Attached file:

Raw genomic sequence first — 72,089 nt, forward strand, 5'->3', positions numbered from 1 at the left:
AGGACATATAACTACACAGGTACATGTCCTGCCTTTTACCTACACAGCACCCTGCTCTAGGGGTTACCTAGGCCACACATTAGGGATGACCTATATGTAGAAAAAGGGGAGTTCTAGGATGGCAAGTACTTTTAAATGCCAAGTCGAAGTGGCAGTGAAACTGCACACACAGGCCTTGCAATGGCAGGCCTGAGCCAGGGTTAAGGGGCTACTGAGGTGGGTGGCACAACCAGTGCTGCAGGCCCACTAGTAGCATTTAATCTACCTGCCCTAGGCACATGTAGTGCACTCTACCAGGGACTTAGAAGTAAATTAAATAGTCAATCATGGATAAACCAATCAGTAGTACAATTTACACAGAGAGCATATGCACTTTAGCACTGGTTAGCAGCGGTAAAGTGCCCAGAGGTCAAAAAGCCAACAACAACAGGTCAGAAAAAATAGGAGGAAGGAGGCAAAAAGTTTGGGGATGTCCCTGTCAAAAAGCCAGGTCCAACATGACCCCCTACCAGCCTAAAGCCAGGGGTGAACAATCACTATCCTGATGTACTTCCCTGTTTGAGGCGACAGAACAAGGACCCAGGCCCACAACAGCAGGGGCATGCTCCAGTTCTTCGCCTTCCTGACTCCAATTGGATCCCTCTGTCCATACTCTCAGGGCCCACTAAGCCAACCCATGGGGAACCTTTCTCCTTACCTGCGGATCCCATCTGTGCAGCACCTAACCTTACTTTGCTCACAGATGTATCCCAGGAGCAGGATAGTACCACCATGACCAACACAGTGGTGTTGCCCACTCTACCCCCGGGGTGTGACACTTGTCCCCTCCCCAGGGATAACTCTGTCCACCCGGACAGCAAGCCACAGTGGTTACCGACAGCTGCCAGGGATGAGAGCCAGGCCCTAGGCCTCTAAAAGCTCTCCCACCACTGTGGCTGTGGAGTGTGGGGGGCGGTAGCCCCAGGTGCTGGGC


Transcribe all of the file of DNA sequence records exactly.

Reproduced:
Raw genomic sequence first — 72,089 nt, forward strand, 5'->3', positions numbered from 1 at the left:
AGGACATATAACTACACAGGTACATGTCCTGCCTTTTACCTACACAGCACCCTGCTCTAGGGGTTACCTAGGCCACACATTAGGGATGACCTATATGTAGAAAAAGGGGAGTTCTAGGATGGCAAGTACTTTTAAATGCCAAGTCGAAGTGGCAGTGAAACTGCACACACAGGCCTTGCAATGGCAGGCCTGAGCCAGGGTTAAGGGGCTACTGAGGTGGGTGGCACAACCAGTGCTGCAGGCCCACTAGTAGCATTTAATCTACCTGCCCTAGGCACATGTAGTGCACTCTACCAGGGACTTAGAAGTAAATTAAATAGTCAATCATGGATAAACCAATCAGTAGTACAATTTACACAGAGAGCATATGCACTTTAGCACTGGTTAGCAGCGGTAAAGTGCCCAGAGGTCAAAAAGCCAACAACAACAGGTCAGAAAAAATAGGAGGAAGGAGGCAAAAAGTTTGGGGATGTCCCTGTCAAAAAGCCAGGTCCAACATGACCCCCTACCAGCCTAAAGCCAGGGGTGAACAATCACTATCCTGATGTACTTCCCTGTTTGAGGCGACAGAACAAGGACCCAGGCCCACAACAGCAGGGGCATGCTCCAGTTCTTCGCCTTCCTGACTCCAATTGGATCCCTCTGTCCATACTCTCAGGGCCCACTAAGCCAACCCATGGGGAACCTTTCTCCTTACCTGCGGATCCCATCTGTGCAGCACCTAACCTTACTTTGCTCACAGATGTATCCCAGGAGCAGGATAGTACCACCATGACCAACACAGTGGTGTTGCCCACTCTACCCCCGGGGTGTGACACTTGTCCCCTCCCCAGGGATAACTCTGTCCACCCGGACAGCAAGCCACAGTGGTTACCGACAGCTGCCAGGGATGAGAGCCAGGCCCTAGGCCTCTAAAAGCTCTCCCACCACTGTGGCTGTGGAGTGTGGGGGGCGGTAGCCCCAGGTGCTGGGC